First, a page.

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similar sentence finishes Chapter 39, indicating the end of Pip's second stage. ... keeps Pip devoted to her until the end, loving her, as he says, "against reason, ...

Name DISCUSSION QUESTIONS Great Expectations 1.

In this novel, Great Expectations, things are often not what they seem. Discuss how the theme of "expectations" is illustrated by and through the various major characters in this book. How are Pip's expectations different and similar from those of Joe, Miss Havisham, Estella, Magwitch? In addition, at the end of Chapter 19, we find the following capitalized sentence: THIS IS THE END OF THE FIRST STAGE OF PIP’S EXPECTATIONS. A similar sentence finishes Chapter 39, indicating the end of Pip’s second stage. What do you think these statements refer to? Discuss the overall meaning of the title, Great Expectations.

2.

Why do you think Miss Havisham manipulates and misleads Pip into thinking she is his secret benefactor? What, if anything, does she derive from this action?

3. Analyze Pip and Estella’s relationship. What drives each of them to continue it over the years? In your opinion, who in the relationship is the greater victim? Given Dickens's portrayal of Estella, what do you think attracts Pip to her in the first place and what, when he learns of her cold-blooded manipulation of men such as her husband, keeps Pip devoted to her until the end, loving her, as he says, "against reason, against promise, against peace?"

4. What do you think makes Pip change his opinion of his benefactor Magwitch from one of initial repugnance to one of deep and abiding respect and love?

5.

Discuss your view of Pip both as the narrator and as a character. Do you find his struggles compelling and forgiveable? Do you think he is completely honest with us as readers? Explain.

6. The definition of a Victorian gentleman would be a man who had a traditional liberal education, was affluent, and was a member of the upper classes of society. Discuss the idea of a “gentleman” with regards to Great Expectations? Do these characteristics fit the “gentlemen” in the novel? Think of the male characters in the novel. Who are the “gentlemen”? How does this idea of a “gentleman” relate to Pip?

7. What do you think are the main themes of Great Expectations? Use the following questions to help you determine 5 major themes of the novel. List the themes at the end of this section, with some notes indicating how Dicken’s develops each theme in the novel. In the final chapter Estella says to Pip: "Suffering has been stronger than all other teaching." Discuss the theme of suffering in this book—specifically how it instructs Pip, Miss Havisham, and Estella.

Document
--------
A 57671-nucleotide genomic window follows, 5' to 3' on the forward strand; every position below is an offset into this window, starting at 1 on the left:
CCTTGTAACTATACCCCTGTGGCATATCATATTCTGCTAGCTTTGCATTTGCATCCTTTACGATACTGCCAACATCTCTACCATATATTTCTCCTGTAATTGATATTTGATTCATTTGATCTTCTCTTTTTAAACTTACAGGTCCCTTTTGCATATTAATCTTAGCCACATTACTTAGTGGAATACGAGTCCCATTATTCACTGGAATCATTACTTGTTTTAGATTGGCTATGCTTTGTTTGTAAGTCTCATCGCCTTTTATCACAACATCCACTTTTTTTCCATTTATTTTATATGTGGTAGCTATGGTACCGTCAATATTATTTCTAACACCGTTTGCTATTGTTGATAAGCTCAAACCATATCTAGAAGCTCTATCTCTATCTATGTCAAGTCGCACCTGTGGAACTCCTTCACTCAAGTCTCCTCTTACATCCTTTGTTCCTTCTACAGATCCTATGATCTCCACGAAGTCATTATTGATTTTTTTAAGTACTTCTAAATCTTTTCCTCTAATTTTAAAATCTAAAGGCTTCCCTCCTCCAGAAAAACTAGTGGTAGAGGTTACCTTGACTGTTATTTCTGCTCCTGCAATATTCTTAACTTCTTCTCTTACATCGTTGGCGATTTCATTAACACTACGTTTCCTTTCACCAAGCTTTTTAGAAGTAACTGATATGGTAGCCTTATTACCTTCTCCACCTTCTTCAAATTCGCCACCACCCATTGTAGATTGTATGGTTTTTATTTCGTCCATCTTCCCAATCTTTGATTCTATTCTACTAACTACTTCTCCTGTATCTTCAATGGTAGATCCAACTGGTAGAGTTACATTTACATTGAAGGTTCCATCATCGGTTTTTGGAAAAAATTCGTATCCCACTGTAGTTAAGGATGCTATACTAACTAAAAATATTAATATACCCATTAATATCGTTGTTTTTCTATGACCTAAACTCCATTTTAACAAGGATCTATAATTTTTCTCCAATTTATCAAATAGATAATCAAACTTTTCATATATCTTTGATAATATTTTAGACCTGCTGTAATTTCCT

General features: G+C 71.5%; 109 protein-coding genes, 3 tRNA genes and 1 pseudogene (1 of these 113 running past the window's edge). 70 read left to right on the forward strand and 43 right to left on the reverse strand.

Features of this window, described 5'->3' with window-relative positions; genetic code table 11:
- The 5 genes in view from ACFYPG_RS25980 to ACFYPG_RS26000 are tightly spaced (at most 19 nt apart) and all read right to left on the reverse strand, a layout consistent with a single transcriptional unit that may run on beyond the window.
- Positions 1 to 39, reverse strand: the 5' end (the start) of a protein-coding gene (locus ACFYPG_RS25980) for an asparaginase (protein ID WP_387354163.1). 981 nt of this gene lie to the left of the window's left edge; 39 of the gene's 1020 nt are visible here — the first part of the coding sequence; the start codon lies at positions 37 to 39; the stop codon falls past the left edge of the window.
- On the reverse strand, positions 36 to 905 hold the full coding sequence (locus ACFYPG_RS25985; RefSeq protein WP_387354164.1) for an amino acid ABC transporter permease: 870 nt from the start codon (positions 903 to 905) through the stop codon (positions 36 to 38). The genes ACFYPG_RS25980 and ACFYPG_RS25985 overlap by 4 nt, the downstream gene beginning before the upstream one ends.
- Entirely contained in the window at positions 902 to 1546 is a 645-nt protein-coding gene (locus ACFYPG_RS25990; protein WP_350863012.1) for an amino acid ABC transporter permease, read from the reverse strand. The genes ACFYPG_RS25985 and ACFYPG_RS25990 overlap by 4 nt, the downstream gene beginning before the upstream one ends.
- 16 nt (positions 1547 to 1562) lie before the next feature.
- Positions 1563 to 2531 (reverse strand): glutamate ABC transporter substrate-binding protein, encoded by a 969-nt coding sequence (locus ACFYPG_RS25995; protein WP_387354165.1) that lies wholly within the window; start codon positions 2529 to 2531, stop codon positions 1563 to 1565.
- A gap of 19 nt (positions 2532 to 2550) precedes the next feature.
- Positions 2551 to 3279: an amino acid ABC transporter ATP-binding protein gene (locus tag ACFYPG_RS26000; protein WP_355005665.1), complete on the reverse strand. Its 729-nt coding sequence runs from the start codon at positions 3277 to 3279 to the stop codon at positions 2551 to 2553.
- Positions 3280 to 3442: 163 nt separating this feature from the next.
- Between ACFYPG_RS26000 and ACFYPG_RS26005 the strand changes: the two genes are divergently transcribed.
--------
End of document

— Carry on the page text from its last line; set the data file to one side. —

How are social class differences used by Dickens in Great Expectations? That is, how do you think Dickens viewed disparities in social class and, specifically, how does he impart his message through the novel?

What do you think Dicken’s is saying about the following ideas: gratitude, obsession, prejudice, greed, envy, loneliness.

4. Dickens, like most Victorians, subscribed to the bourgeois construction of femininity and domesticity. He, like most Victorians, imagined men and women as having different, yet complementary, natures. The place where these two natures come together most "naturally" is, of course, the bourgeois home. "This idea of virtuous womanhood as possessed of innate,God-given powers to uplift, regenerate and redeem, which is so ubiquitous in Dickens's writing, is inextricably bound up with his celebrated idealization of the domestic. It is always in terms of personal relationships, especially within a family grouping, that woman, for him as for most Victorians, realized her full moral and spiritual potential."

Based on these characteristics of a Victorian woman, analyze the women in Great Expectations. Do any of the women fit this description? Why or why not? Who in the novel does fit this description? What is Pip’s knowledge of a women? What might be his expectations as to women’s behavior? How does this perception affect the outcome of his relationships with women?

6. In your opinion, what ultimately causes Pip to reconcile with his family–go back to his roots, so to speak?

7. Analyze the major characters of the novel? What is their main function or purpose in the novel? Contrast? Plot development? Humor? Representation of a particular idea?

Mrs. Joe Gargary:

Joe:

Orlick:

Biddy:

Mr. Wopsle:

Pumblechook:

Miss Havisham:

Estella:

Herbert:

Jaggers:

Wemmick:

Magwitch:

Compeyson: